There is great medical need for estrogens with favorable pharmacological profiles that support desirable activities for menopausal women, such as metabolic and vascular protection, but that lack stimulatory activities on the breast and uterus. We report the development of structurally novel estrogens that preferentially activate a subset of estrogen receptor (ER) signaling pathways and result in favorable target tissue–selective activity. Through a process of structural alteration of estrogenic ligands that was designed to preserve their essential chemical and physical features but greatly reduced their binding affinity for ERs, we obtained “pathway preferential estrogens” (PaPEs), which interacted with ERs to activate the extranuclear-initiated signaling pathway preferentially over the nuclear-initiated pathway. PaPEs elicited a pattern of gene regulation and cellular and biological processes that did not stimulate reproductive and mammary tissues or breast cancer cells. However, in ovariectomized mice, PaPEs triggered beneficial responses both in metabolic tissues (adipose tissue and liver) that reduced body weight gain and fat accumulation and in the vasculature that accelerated repair of endothelial damage. This process of designed ligand structure alteration represents a novel approach to develop ligands that shift the balance in ER-mediated extranuclear and nuclear pathways to obtain tissue-selective, non-nuclear PaPEs, which may be beneficial for postmenopausal hormone replacement. The approach may also have broad applicability for other members of the nuclear hormone receptor superfamily. PMID: 27221711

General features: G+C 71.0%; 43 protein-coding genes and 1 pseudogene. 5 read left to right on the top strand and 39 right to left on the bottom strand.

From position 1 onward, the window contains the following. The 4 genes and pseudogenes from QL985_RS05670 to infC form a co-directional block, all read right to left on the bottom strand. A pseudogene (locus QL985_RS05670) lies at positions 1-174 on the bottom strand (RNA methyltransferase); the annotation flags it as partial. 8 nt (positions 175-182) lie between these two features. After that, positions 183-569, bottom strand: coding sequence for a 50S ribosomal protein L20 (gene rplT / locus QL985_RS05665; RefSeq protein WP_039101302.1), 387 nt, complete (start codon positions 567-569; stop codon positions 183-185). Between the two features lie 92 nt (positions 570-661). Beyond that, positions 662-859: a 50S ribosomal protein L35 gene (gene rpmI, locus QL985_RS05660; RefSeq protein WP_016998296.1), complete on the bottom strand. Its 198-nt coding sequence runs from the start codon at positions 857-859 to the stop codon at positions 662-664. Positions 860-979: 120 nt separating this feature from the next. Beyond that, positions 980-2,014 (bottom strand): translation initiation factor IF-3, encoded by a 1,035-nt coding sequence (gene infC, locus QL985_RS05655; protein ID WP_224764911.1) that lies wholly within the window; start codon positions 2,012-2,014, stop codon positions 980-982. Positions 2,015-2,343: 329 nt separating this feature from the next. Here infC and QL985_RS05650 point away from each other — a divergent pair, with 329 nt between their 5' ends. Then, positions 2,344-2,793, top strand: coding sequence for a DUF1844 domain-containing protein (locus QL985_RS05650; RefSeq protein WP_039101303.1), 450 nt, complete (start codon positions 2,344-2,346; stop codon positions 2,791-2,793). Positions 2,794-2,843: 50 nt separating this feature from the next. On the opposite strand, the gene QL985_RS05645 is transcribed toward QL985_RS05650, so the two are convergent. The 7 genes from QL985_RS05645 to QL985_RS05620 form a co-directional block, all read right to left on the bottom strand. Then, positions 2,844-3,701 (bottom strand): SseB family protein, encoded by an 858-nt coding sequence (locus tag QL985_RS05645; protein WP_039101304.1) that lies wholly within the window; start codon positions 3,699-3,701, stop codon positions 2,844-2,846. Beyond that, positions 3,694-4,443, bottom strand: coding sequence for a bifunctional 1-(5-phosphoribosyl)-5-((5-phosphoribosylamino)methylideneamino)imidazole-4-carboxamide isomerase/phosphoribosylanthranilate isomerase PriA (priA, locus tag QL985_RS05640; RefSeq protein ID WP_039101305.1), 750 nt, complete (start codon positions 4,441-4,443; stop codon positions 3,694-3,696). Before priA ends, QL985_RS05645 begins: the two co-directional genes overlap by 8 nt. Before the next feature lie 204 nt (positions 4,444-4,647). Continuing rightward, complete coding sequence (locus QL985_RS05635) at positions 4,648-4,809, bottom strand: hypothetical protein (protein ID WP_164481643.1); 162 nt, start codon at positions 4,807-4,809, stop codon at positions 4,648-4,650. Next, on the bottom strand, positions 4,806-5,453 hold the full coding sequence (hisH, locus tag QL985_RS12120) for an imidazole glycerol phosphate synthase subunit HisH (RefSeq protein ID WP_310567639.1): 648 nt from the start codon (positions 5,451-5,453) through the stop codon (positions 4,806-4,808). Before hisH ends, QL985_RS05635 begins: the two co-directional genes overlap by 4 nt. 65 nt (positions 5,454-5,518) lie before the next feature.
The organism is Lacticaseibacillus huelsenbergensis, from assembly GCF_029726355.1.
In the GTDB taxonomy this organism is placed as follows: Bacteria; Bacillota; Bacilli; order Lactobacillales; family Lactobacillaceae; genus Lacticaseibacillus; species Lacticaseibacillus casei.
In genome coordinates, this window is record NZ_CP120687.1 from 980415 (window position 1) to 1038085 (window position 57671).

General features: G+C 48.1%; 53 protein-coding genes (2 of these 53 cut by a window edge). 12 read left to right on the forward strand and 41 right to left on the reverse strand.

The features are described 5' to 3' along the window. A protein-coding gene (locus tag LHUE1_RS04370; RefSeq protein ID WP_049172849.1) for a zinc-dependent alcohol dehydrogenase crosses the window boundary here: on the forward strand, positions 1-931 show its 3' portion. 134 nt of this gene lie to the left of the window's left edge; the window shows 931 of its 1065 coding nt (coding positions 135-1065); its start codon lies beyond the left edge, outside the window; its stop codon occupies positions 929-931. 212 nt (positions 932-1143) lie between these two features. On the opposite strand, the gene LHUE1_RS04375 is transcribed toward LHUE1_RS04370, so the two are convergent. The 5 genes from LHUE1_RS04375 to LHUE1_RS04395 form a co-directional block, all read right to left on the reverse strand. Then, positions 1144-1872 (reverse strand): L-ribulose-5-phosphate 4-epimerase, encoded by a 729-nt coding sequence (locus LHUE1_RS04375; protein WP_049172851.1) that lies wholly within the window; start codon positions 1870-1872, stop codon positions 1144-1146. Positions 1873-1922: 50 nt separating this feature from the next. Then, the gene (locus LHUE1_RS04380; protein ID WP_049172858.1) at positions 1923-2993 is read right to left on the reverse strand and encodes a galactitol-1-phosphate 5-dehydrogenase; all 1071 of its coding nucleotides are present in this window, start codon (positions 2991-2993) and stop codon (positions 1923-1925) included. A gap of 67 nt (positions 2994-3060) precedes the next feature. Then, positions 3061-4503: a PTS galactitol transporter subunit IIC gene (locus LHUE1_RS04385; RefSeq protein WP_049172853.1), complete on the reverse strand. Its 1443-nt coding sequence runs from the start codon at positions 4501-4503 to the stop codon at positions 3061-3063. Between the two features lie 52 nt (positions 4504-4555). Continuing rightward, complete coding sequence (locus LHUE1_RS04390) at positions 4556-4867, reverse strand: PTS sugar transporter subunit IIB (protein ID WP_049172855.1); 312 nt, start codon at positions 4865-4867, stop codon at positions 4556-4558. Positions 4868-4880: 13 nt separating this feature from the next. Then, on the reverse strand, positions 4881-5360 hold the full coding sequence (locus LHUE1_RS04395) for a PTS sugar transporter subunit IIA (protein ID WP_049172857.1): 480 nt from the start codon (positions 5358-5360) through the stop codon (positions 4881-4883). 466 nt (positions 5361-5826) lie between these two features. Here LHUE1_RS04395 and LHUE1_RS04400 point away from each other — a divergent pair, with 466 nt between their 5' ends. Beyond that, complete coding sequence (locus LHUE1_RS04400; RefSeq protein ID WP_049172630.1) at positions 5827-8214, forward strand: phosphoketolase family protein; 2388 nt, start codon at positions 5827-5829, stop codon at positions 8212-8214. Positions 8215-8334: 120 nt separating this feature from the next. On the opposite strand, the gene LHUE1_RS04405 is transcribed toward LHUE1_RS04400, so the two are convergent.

Systems Biology of Metabolic Regulation by Estrogen Receptor Signaling in Breast Cancer

With the advent of the -omics approaches our understanding of the chronic diseases like cancer and metabolic syndrome has improved.